Cheryl offers: October’s HBR article “Why Succession Shouldn’t Be a Horse Race” describes how Xerox’s former CEO Anne Mulcahy successfully identified, developed and eventually passed the CEO baton to Ursula Burns, the first African American woman to lead a Fortune 500 company while also marking the first ever woman-to-woman succession. What was most interesting was how Anne deliberately worked to avoid Jack Welch’s famous departure when two of the three top candidates left with him once they learned Jeff Immelt had gotten the job. She said “I don’t believe in having people face off against each other for the CEO job in a classic horse race.” Kudos to her on two fronts: first for recognizing that losing valuable talent in this day and age is not good business and secondly for seeing collaboration is better for the business than competition when putting the best person in the job. GE lost 3 very talented employees when Jack left. Anne managed to retain her 3 top contenders after Ursula was named CEO, although one has since retired. This article reinforced a message I read in Women and Leadership by Barbara Kellerman and Deborah Rhode. In chapter 9 written by Marie C. Wilson, she notes “We need to fuel each other’s ambition, to give women the encouragement they need, and the courage embedded in that word. With our help, they can and will step forward and say, “I’m here. I can do this, and I want to lead.” This was written in 2007, just about the time Anne and Ursula were starting to write business history. Those who support the laws of natural attraction would say, “Of course!”
It really helps you win if you’re on a winning streak.
It really helps you win if you have the right stars to fill the right slots.
Here’s Jack Welch about winning:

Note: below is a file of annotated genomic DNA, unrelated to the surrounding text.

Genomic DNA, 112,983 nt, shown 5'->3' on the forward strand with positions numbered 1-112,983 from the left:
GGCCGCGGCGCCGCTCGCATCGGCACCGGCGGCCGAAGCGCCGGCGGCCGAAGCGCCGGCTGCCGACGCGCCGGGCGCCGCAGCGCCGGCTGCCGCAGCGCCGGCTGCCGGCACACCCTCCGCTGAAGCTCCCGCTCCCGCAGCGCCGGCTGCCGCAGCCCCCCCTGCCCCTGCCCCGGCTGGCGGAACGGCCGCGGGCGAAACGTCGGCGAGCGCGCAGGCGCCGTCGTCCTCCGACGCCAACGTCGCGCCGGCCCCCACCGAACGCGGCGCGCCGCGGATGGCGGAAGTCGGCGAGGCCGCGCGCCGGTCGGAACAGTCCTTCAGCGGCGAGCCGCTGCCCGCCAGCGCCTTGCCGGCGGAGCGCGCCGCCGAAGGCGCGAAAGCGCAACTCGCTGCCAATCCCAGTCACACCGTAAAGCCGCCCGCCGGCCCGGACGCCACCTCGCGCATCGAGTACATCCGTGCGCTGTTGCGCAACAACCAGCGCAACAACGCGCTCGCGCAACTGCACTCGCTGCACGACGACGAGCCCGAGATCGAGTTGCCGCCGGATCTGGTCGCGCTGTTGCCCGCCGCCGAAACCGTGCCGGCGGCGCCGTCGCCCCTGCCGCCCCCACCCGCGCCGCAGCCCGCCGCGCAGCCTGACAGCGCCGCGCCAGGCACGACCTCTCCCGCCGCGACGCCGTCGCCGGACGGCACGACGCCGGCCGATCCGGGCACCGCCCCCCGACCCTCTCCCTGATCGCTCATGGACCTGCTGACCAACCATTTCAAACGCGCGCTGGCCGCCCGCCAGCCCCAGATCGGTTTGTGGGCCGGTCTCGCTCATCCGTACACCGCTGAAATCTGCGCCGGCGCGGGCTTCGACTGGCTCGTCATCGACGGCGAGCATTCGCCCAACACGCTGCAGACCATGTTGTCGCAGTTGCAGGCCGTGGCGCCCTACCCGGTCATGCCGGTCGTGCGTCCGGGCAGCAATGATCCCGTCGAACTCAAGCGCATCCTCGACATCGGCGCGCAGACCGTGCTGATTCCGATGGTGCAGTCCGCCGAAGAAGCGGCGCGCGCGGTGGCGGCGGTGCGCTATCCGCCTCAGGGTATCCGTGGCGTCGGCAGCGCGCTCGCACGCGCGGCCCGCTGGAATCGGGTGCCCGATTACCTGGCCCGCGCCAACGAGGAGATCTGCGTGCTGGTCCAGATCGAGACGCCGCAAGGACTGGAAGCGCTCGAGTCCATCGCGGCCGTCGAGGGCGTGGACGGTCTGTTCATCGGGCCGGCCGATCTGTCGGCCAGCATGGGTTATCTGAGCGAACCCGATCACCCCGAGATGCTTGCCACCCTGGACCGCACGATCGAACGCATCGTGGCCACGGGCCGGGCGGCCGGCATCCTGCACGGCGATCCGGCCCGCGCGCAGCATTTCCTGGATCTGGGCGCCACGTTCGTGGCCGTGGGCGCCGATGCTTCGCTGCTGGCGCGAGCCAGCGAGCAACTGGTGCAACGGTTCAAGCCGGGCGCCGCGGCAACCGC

There have been literally thousands of questions. But most of them come down to this: What does it take to win? And that is what this book is about – winning. Probably no other topic could have made me want to write again! Because I think winning is great. Not good – great. When companies win, people thrive and grow… Winning lifts everyone it touches – it just makes the world a better place. When companies are losing, on the other hand, everyone takes a hit. People feel scared. They have less financial security and limited time or money to do anything else. All they do is worry and upset their families, and in the meantime, if they’re out of work, they pay little, if any, taxes.
An effective mission statement basically answers one question: How do we intend to win in this business? It does not answer: What were we good at in the good old days? Nor does it answer: How can we describe our business so that no particular unit or division or senior executive gets pissed off.
And here’s Jack Welch on hiring:
Hiring good people is hard. Hiring great people is brutally hard. And yet nothing matters more in winning than getting the right people on the field. All the clever strategies and advanced technologies in the world are nowhere near as effective without great people to put them to work.
Here in Dallas, life revolves around one thing, and one thing only – how are the Cowboys doing? (I am fairly convinced that if a scientist found the cure for cancer, war broke out between the USA and Canada, the Texas Rangers won the World Series, and Tony Romo had a hang nail, all on the same day, the lead story on the front page of the Dallas Morning News would be Tony Romo’s hangnail). Lately, the Cowboys have looked like losers (because they were losers, losing their first two games). Their posture, their facial expressions, were all showing the strain. And then, yesterday, it all clicked. They looked like a different team. They looked like…winners. And winning literally changes the way you look!